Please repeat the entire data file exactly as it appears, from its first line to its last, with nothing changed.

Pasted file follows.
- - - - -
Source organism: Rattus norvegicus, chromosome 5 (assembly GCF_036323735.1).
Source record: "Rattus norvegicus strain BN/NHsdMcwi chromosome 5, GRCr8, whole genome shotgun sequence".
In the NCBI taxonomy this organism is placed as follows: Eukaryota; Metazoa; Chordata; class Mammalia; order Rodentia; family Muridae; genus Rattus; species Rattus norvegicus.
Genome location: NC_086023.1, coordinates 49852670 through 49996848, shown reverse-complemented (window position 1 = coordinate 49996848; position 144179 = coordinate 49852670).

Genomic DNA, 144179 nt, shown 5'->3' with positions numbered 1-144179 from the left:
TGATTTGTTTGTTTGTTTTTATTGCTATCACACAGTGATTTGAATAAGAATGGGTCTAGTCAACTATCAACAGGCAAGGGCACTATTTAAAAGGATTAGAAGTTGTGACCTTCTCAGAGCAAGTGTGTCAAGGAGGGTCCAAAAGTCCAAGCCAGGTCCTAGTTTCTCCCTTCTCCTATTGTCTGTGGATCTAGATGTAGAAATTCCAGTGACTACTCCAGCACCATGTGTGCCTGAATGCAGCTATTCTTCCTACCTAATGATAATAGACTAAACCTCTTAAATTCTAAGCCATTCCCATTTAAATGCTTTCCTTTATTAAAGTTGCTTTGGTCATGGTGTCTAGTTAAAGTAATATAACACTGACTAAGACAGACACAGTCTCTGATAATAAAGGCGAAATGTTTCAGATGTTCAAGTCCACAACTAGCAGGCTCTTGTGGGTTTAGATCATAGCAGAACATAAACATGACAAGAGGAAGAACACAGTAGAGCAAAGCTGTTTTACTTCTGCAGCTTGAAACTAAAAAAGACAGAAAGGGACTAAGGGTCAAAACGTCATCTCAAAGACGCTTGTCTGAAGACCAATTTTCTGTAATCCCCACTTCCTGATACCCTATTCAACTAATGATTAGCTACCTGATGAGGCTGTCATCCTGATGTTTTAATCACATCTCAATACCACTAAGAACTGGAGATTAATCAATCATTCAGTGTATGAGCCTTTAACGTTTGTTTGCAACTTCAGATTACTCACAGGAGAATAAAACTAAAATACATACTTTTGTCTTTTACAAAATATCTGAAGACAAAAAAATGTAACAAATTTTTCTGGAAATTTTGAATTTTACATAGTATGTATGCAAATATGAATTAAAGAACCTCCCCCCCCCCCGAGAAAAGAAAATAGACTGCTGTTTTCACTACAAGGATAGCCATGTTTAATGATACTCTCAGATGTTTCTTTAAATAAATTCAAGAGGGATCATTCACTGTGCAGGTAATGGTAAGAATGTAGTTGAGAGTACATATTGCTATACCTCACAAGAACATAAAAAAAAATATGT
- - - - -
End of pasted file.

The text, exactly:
Source organism: Rattus norvegicus, chromosome 5 (assembly GCF_036323735.1).
Source record: "Rattus norvegicus strain BN/NHsdMcwi chromosome 5, GRCr8, whole genome shotgun sequence".
In the NCBI taxonomy this organism is placed as follows: Eukaryota; Metazoa; Chordata; class Mammalia; order Rodentia; family Muridae; genus Rattus; species Rattus norvegicus.
Genome location: NC_086023.1, coordinates 49852670 through 49996848, shown reverse-complemented (window position 1 = coordinate 49996848; position 144179 = coordinate 49852670).

Genomic DNA, 144179 nt, shown 5'->3' with positions numbered 1-144179 from the left:
TGATTTGTTTGTTTGTTTTTATTGCTATCACACAGTGATTTGAATAAGAATGGGTCTAGTCAACTATCAACAGGCAAGGGCACTATTTAAAAGGATTAGAAGTTGTGACCTTCTCAGAGCAAGTGTGTCAAGGAGGGTCCAAAAGTCCAAGCCAGGTCCTAGTTTCTCCCTTCTCCTATTGTCTGTGGATCTAGATGTAGAAATTCCAGTGACTACTCCAGCACCATGTGTGCCTGAATGCAGCTATTCTTCCTACCTAATGATAATAGACTAAACCTCTTAAATTCTAAGCCATTCCCATTTAAATGCTTTCCTTTATTAAAGTTGCTTTGGTCATGGTGTCTAGTTAAAGTAATATAACACTGACTAAGACAGACACAGTCTCTGATAATAAAGGCGAAATGTTTCAGATGTTCAAGTCCACAACTAGCAGGCTCTTGTGGGTTTAGATCATAGCAGAACATAAACATGACAAGAGGAAGAACACAGTAGAGCAAAGCTGTTTTACTTCTGCAGCTTGAAACTAAAAAAGACAGAAAGGGACTAAGGGTCAAAACGTCATCTCAAAGACGCTTGTCTGAAGACCAATTTTCTGTAATCCCCACTTCCTGATACCCTATTCAACTAATGATTAGCTACCTGATGAGGCTGTCATCCTGATGTTTTAATCACATCTCAATACCACTAAGAACTGGAGATTAATCAATCATTCAGTGTATGAGCCTTTAACGTTTGTTTGCAACTTCAGATTACTCACAGGAGAATAAAACTAAAATACATACTTTTGTCTTTTACAAAATATCTGAAGACAAAAAAATGTAACAAATTTTTCTGGAAATTTTGAATTTTACATAGTATGTATGCAAATATGAATTAAAGAACCTCCCCCCCCCCCGAGAAAAGAAAATAGACTGCTGTTTTCACTACAAGGATAGCCATGTTTAATGATACTCTCAGATGTTTCTTTAAATAAATTCAAGAGGGATCATTCACTGTGCAGGTAATGGTAAGAATGTAGTTGAGAGTACATATTGCTATACCTCACAAGAACATAAAAAAAAATATGT